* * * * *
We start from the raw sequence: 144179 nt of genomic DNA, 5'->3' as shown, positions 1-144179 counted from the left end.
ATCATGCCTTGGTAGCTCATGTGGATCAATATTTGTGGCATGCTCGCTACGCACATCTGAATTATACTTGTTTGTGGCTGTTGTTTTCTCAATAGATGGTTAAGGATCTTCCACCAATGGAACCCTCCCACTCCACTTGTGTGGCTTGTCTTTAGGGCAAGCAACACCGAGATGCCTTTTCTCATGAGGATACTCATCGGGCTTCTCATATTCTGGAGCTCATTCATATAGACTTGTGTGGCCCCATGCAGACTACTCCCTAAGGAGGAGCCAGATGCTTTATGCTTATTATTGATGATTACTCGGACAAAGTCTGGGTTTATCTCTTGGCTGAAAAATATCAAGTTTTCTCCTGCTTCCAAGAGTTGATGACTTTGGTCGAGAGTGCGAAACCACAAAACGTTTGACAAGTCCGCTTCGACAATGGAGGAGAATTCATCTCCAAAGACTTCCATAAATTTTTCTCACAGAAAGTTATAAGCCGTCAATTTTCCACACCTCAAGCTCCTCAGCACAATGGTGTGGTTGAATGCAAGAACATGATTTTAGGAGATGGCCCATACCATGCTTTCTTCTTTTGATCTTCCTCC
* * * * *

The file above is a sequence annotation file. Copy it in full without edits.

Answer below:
We start from the raw sequence: 144179 nt of genomic DNA, 5'->3' as shown, positions 1-144179 counted from the left end.
ATCATGCCTTGGTAGCTCATGTGGATCAATATTTGTGGCATGCTCGCTACGCACATCTGAATTATACTTGTTTGTGGCTGTTGTTTTCTCAATAGATGGTTAAGGATCTTCCACCAATGGAACCCTCCCACTCCACTTGTGTGGCTTGTCTTTAGGGCAAGCAACACCGAGATGCCTTTTCTCATGAGGATACTCATCGGGCTTCTCATATTCTGGAGCTCATTCATATAGACTTGTGTGGCCCCATGCAGACTACTCCCTAAGGAGGAGCCAGATGCTTTATGCTTATTATTGATGATTACTCGGACAAAGTCTGGGTTTATCTCTTGGCTGAAAAATATCAAGTTTTCTCCTGCTTCCAAGAGTTGATGACTTTGGTCGAGAGTGCGAAACCACAAAACGTTTGACAAGTCCGCTTCGACAATGGAGGAGAATTCATCTCCAAAGACTTCCATAAATTTTTCTCACAGAAAGTTATAAGCCGTCAATTTTCCACACCTCAAGCTCCTCAGCACAATGGTGTGGTTGAATGCAAGAACATGATTTTAGGAGATGGCCCATACCATGCTTTCTTCTTTTGATCTTCCTCC